Jeanine lives with her parents and three siblings in a two-bedroom apartment in Anacostia, where views of a better life can be easily obstructed.
“This has given me a brighter future,” says the reserved 17-year-old with short dreadlocks and a sweet, round face, who admits that “it never occurred in my teenage mind that I would have to have money for an education.” She has benefited from the generous support of aunts, uncles and cousins as well as her parents, George Bateman Jr. and Nikisha Williams — particularly her mom, whose enthusiasm for matters of food and cooking should be bottled and sold.
Jeanine has had chef’s work in mind since age 12, but it took a well-established job training initiative to show her the way this year. Careers Through Culinary Arts Program, or C-CAP, has disbursed more than $34 million in scholarships and has taught more than 100,000 students since it began in 1990. C-CAP advisers operate in 176 high schools in seven jurisdictions across the country, including the District and Prince George’s County.
Just about every institution you’d expect to participate does — Le Cordon Bleu in North America, the Culinary Institute of America, the French Culinary Institute, the Art Institutes and New England Culinary Institute, among them — offering full or partial rides to students from low-income families. A-list restaurants, hotels and food-service companies sponsor C-CAP, donate products and provide internships: Red Rooster Harlem and Union Square Cafe in New York, Bobby Van’s Grill in the District, the Four Seasons Hotel, Marriott, Guittard Chocolate and many more.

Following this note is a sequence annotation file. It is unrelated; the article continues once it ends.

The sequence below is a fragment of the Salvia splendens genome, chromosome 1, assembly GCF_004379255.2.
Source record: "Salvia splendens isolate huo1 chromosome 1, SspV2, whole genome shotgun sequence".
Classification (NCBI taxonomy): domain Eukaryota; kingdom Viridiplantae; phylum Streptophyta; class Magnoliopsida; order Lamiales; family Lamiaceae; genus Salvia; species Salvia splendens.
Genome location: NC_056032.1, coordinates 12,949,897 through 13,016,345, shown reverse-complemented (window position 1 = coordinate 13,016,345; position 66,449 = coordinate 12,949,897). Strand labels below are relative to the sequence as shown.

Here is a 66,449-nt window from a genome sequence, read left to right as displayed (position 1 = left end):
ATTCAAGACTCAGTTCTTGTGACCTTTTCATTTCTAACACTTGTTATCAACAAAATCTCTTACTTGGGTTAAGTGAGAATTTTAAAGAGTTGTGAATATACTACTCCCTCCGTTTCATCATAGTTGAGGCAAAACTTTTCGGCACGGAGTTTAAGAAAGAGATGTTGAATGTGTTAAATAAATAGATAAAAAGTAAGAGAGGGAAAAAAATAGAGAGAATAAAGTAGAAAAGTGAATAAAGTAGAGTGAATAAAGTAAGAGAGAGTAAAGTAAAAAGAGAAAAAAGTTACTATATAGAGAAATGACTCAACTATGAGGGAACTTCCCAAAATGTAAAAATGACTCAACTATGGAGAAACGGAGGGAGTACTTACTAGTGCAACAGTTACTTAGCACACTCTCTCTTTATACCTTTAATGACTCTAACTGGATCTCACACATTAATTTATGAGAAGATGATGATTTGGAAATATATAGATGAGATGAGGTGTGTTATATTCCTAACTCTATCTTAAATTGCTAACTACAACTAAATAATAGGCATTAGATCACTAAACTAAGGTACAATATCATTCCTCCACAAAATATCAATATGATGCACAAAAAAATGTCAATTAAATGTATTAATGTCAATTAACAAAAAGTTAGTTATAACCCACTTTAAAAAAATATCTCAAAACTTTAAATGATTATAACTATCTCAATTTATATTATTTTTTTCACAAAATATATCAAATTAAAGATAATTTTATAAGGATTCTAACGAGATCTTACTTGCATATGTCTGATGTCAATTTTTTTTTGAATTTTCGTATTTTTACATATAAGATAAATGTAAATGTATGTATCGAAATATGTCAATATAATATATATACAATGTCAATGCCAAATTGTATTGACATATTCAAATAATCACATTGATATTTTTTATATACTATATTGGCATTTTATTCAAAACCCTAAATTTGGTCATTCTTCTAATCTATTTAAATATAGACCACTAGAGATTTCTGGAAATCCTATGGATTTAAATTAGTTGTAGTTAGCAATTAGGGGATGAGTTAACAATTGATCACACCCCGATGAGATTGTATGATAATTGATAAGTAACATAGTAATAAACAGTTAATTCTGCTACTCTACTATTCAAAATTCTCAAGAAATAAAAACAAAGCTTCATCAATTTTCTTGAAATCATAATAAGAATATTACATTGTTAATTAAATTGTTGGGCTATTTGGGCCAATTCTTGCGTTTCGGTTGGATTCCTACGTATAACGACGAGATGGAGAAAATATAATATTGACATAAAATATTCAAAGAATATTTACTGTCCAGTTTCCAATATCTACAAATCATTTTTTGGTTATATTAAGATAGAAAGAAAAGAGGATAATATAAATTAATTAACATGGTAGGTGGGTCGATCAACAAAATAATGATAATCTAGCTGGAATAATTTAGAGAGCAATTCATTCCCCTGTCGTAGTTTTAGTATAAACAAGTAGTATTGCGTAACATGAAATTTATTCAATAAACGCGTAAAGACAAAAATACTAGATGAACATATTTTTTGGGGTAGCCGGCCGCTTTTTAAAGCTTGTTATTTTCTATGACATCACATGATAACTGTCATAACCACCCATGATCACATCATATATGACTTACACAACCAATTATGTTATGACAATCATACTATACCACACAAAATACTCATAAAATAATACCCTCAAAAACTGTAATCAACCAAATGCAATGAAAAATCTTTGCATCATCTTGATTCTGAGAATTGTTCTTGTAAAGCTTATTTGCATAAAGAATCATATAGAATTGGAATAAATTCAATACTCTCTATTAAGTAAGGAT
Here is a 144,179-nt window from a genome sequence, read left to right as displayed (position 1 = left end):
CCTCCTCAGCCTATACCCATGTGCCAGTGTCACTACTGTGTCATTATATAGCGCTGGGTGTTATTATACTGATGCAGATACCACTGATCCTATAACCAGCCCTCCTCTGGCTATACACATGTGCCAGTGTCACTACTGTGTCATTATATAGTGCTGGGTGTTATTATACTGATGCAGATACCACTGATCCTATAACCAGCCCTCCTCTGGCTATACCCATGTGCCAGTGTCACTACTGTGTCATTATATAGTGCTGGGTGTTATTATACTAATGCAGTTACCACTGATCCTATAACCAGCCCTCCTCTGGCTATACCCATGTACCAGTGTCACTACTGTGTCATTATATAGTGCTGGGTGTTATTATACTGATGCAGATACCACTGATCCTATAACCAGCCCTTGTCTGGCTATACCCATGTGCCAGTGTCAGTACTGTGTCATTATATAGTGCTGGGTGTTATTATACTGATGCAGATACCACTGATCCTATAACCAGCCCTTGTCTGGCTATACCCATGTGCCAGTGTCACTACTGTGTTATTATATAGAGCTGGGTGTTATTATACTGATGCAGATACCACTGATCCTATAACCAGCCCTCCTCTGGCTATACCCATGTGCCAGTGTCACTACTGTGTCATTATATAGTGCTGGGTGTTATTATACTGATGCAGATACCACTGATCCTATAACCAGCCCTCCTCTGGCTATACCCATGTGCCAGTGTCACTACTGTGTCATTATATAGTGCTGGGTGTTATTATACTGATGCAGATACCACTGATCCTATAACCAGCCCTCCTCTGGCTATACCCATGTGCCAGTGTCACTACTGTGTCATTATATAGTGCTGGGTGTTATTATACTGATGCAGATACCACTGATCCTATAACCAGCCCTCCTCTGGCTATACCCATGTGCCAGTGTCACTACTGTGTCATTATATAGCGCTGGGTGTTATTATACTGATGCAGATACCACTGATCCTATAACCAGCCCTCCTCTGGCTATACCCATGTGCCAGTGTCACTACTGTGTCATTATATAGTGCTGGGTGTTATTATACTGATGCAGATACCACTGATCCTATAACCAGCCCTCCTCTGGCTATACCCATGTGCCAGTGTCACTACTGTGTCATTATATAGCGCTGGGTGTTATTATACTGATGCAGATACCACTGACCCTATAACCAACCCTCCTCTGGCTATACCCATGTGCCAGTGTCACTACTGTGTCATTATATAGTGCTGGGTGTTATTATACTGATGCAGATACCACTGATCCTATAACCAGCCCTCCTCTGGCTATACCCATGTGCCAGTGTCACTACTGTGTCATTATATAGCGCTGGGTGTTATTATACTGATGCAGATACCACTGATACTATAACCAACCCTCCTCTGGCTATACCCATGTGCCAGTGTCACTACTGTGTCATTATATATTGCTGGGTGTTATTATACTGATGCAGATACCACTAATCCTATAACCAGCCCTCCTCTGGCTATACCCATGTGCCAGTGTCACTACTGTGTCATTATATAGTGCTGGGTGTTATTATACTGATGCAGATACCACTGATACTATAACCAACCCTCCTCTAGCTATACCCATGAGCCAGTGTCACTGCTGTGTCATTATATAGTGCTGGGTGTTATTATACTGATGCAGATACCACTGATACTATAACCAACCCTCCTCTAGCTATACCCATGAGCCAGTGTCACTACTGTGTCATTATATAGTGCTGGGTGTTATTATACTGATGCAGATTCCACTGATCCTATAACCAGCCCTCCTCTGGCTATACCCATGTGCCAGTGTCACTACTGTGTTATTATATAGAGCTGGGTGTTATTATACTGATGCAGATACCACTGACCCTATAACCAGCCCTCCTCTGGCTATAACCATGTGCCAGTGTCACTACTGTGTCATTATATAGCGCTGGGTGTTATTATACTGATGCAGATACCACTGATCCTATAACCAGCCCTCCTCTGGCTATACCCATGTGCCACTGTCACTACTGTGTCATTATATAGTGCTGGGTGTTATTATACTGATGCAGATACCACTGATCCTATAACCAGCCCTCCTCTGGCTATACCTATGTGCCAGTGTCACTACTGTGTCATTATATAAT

“C-CAP is an unsung hero of the culinary industry,” says superstar chef-restaurateur and “Top Chef” judge Tom Colicchio, in an endorsement on the program’s 20th-year commemorative pamphlet. “I salute it for its current and future efforts to bring new talent into our field.”
Long before the students get to compete for prize money, however, they must embrace C-CAP founder and Chairman Richard Grausman’s “recipe for success”:
Show up on time.
Show interest and a desire to learn.
Know basic knife skills, safety and sanitation.
Don’t be afraid to use a mop.
His rules are simple, yet the failure to follow them is one of the two main reasons C-CAP in District and Prince George’s County high schools usually starts an academic session with 65 students and ends up with 14 or 15 who make it to the final competition each spring, according to Yvette Williams, a DC-PGC program coordinator along with her husband, chef Troy Williams. (Failure to maintain the minimum grade-point average of 2.7 is the other.) Jeanine kept a 3.5 GPA and showed a lot of determination and drive as well superb math skills, says Yvette Williams.